Sierra Leone's first Ebola orphanage has opened in the Kailahun district. Hundreds of children orphaned since the beginning of the Ebola outbreak face stigma and rejection with nobody to care for them. Adam Bailes reports for VOA about a new interim care center that's aimed at helping the growing number of children affected by Ebola.
Video

Video Young Nairobi Tech Innovator on 'Track' in Security Business

A 24-year-old technology innovator in Nairobi has invented a tracking device that monitors and secures cars. He has also come up with what he claims is the most robust audio-visual surveillance system yet. As Lenny Ruvaga reports from the Kenyan capital, his innovations are offering alternative security solutions.
Video

Video Latinas Converting to Islam for Identity, Structure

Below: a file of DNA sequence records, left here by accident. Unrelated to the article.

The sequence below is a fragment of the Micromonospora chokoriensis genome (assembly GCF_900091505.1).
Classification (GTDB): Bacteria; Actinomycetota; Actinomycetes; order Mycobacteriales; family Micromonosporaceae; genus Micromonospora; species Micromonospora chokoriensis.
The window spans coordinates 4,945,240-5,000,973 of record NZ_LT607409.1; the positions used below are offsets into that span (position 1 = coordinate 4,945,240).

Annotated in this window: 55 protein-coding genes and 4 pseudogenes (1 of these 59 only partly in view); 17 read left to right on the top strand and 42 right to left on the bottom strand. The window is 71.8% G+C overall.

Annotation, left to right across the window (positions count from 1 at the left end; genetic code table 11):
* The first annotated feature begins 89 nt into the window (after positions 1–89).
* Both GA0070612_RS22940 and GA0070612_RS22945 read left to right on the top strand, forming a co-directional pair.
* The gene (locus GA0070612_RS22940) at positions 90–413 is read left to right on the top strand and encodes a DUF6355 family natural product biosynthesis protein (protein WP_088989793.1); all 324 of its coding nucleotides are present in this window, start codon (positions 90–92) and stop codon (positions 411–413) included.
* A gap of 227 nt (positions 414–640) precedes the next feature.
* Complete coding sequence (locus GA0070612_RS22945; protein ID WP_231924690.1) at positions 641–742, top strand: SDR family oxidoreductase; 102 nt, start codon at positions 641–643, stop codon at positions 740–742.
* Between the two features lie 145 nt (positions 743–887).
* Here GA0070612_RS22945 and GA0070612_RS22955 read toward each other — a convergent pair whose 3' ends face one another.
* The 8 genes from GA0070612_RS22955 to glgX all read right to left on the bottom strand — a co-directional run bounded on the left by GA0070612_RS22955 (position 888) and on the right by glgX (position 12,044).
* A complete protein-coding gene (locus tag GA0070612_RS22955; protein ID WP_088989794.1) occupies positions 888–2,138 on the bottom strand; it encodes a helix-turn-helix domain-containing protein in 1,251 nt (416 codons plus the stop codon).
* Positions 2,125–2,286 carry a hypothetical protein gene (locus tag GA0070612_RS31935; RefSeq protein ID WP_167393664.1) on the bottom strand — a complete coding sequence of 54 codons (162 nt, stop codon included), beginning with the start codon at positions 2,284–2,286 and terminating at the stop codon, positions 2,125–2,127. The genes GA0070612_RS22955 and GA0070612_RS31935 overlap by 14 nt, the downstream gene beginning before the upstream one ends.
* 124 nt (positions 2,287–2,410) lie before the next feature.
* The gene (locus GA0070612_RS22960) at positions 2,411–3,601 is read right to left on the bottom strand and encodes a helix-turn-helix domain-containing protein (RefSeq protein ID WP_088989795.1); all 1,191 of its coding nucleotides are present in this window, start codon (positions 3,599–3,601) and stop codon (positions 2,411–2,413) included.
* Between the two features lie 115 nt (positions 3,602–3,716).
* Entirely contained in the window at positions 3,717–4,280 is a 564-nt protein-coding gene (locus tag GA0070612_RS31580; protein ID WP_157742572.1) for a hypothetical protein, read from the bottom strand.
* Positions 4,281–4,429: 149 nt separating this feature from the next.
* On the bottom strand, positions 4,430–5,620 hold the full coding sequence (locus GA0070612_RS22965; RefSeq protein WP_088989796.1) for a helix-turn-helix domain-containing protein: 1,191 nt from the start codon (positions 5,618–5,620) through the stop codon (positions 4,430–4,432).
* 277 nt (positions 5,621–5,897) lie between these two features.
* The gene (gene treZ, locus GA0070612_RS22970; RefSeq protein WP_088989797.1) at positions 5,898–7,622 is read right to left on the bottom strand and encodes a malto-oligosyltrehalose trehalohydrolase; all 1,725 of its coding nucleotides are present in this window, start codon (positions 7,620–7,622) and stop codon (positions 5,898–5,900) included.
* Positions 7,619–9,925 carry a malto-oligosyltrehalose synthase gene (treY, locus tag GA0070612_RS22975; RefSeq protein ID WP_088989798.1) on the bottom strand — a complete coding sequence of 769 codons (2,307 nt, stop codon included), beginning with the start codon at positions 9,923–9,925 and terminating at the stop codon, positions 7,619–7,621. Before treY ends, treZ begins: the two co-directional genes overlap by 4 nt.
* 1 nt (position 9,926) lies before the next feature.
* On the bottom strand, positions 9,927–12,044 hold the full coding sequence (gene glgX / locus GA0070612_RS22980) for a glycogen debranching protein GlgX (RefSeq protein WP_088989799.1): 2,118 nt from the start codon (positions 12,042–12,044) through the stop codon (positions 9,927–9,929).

Latinos are one of the fastest growing groups in the Muslim religion. According to the Pew Research Center, about 6 percent of American Muslims are Latino. And a little more than half of new converts are female. VOA’s Carolyn Presutti travelled to Miami, Florida -- where two out of every three residents is Hispanic -- to learn more.
Video

Video Exclusive: American Joins Kurds' Anti-IS Fight

The United States and other Western nations have expressed alarm about their citizens joining Islamic State forces in Syria and Iraq. In a rare counterpoint to the phenomenon, an American has taken up arms with the militants' Syrian Kurdish opponents. Elizabeth Arrott has more in this exclusive profile by VOA Kurdish reporter Zana Omer in Ras al Ayn, Syria.
Video

Video South Korea Confronts Violence Within Military Ranks